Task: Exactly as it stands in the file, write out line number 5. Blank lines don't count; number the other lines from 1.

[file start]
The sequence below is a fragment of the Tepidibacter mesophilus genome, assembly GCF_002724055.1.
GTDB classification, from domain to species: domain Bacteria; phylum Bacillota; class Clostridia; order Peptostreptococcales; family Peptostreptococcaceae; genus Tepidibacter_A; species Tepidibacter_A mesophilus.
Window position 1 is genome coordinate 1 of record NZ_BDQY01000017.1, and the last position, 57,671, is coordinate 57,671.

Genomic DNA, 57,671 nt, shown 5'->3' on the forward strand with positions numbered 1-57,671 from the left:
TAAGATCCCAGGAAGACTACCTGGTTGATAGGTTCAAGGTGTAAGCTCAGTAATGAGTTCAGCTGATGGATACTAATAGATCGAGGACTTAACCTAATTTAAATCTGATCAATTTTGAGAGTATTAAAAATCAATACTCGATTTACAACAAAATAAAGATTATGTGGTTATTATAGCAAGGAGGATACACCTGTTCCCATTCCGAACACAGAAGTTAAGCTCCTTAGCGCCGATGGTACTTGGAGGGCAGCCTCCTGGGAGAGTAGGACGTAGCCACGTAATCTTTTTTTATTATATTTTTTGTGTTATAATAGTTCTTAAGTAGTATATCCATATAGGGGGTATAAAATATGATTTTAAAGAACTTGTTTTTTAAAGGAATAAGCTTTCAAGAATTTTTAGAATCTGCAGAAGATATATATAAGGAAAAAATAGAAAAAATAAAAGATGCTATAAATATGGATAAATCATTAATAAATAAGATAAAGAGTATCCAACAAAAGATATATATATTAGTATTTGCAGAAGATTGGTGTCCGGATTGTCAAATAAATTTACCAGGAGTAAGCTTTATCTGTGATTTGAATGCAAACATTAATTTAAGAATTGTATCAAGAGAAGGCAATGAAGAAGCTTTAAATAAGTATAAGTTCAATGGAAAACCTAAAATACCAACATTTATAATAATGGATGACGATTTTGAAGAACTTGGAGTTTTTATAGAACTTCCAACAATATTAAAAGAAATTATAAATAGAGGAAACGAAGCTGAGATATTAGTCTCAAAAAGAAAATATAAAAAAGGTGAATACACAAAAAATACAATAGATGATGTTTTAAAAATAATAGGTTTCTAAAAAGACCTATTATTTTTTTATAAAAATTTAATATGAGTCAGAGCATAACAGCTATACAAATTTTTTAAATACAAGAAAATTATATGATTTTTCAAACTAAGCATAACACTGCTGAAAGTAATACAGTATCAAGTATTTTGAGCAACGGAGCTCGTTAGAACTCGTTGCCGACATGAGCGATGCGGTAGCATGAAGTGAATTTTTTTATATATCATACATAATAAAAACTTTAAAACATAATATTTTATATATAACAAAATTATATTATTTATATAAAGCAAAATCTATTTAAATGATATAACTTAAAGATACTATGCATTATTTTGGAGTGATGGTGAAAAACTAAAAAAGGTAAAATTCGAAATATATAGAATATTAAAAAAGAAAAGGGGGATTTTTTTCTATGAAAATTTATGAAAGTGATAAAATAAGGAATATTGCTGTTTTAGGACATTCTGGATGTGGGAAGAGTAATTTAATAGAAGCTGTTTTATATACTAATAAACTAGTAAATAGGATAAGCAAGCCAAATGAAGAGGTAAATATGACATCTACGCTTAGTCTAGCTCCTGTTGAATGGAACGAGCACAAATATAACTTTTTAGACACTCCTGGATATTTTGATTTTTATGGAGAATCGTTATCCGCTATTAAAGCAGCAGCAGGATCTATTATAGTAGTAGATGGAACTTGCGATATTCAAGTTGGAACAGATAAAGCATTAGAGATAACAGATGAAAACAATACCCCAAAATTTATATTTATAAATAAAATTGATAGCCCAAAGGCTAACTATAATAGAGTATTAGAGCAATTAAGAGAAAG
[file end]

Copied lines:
TAAGATCCCAGGAAGACTACCTGGTTGATAGGTTCAAGGTGTAAGCTCAGTAATGAGTTCAGCTGATGGATACTAATAGATCGAGGACTTAACCTAATTTAAATCTGATCAATTTTGAGAGTATTAAAAATCAATACTCGATTTACAACAAAATAAAGATTATGTGGTTATTATAGCAAGGAGGATACACCTGTTCCCATTCCGAACACAGAAGTTAAGCTCCTTAGCGCCGATGGTACTTGGAGGGCAGCCTCCTGGGAGAGTAGGACGTAGCCACGTAATCTTTTTTTATTATATTTTTTGTGTTATAATAGTTCTTAAGTAGTATATCCATATAGGGGGTATAAAATATGATTTTAAAGAACTTGTTTTTTAAAGGAATAAGCTTTCAAGAATTTTTAGAATCTGCAGAAGATATATATAAGGAAAAAATAGAAAAAATAAAAGATGCTATAAATATGGATAAATCATTAATAAATAAGATAAAGAGTATCCAACAAAAGATATATATATTAGTATTTGCAGAAGATTGGTGTCCGGATTGTCAAATAAATTTACCAGGAGTAAGCTTTATCTGTGATTTGAATGCAAACATTAATTTAAGAATTGTATCAAGAGAAGGCAATGAAGAAGCTTTAAATAAGTATAAGTTCAATGGAAAACCTAAAATACCAACATTTATAATAATGGATGACGATTTTGAAGAACTTGGAGTTTTTATAGAACTTCCAACAATATTAAAAGAAATTATAAATAGAGGAAACGAAGCTGAGATATTAGTCTCAAAAAGAAAATATAAAAAAGGTGAATACACAAAAAATACAATAGATGATGTTTTAAAAATAATAGGTTTCTAAAAAGACCTATTATTTTTTTATAAAAATTTAATATGAGTCAGAGCATAACAGCTATACAAATTTTTTAAATACAAGAAAATTATATGATTTTTCAAACTAAGCATAACACTGCTGAAAGTAATACAGTATCAAGTATTTTGAGCAACGGAGCTCGTTAGAACTCGTTGCCGACATGAGCGATGCGGTAGCATGAAGTGAATTTTTTTATATATCATACATAATAAAAACTTTAAAACATAATATTTTATATATAACAAAATTATATTATTTATATAAAGCAAAATCTATTTAAATGATATAACTTAAAGATACTATGCATTATTTTGGAGTGATGGTGAAAAACTAAAAAAGGTAAAATTCGAAATATATAGAATATTAAAAAAGAAAAGGGGGATTTTTTTCTATGAAAATTTATGAAAGTGATAAAATAAGGAATATTGCTGTTTTAGGACATTCTGGATGTGGGAAGAGTAATTTAATAGAAGCTGTTTTATATACTAATAAACTAGTAAATAGGATAAGCAAGCCAAATGAAGAGGTAAATATGACATCTACGCTTAGTCTAGCTCCTGTTGAATGGAACGAGCACAAATATAACTTTTTAGACACTCCTGGATATTTTGATTTTTATGGAGAATCGTTATCCGCTATTAAAGCAGCAGCAGGATCTATTATAGTAGTAGATGGAACTTGCGATATTCAAGTTGGAACAGATAAAGCATTAGAGATAACAGATGAAAACAATACCCCAAAATTTATATTTATAAATAAAATTGATAGCCCAAAGGCTAACTATAATAGAGTATTAGAGCAATTAAGAGAAAG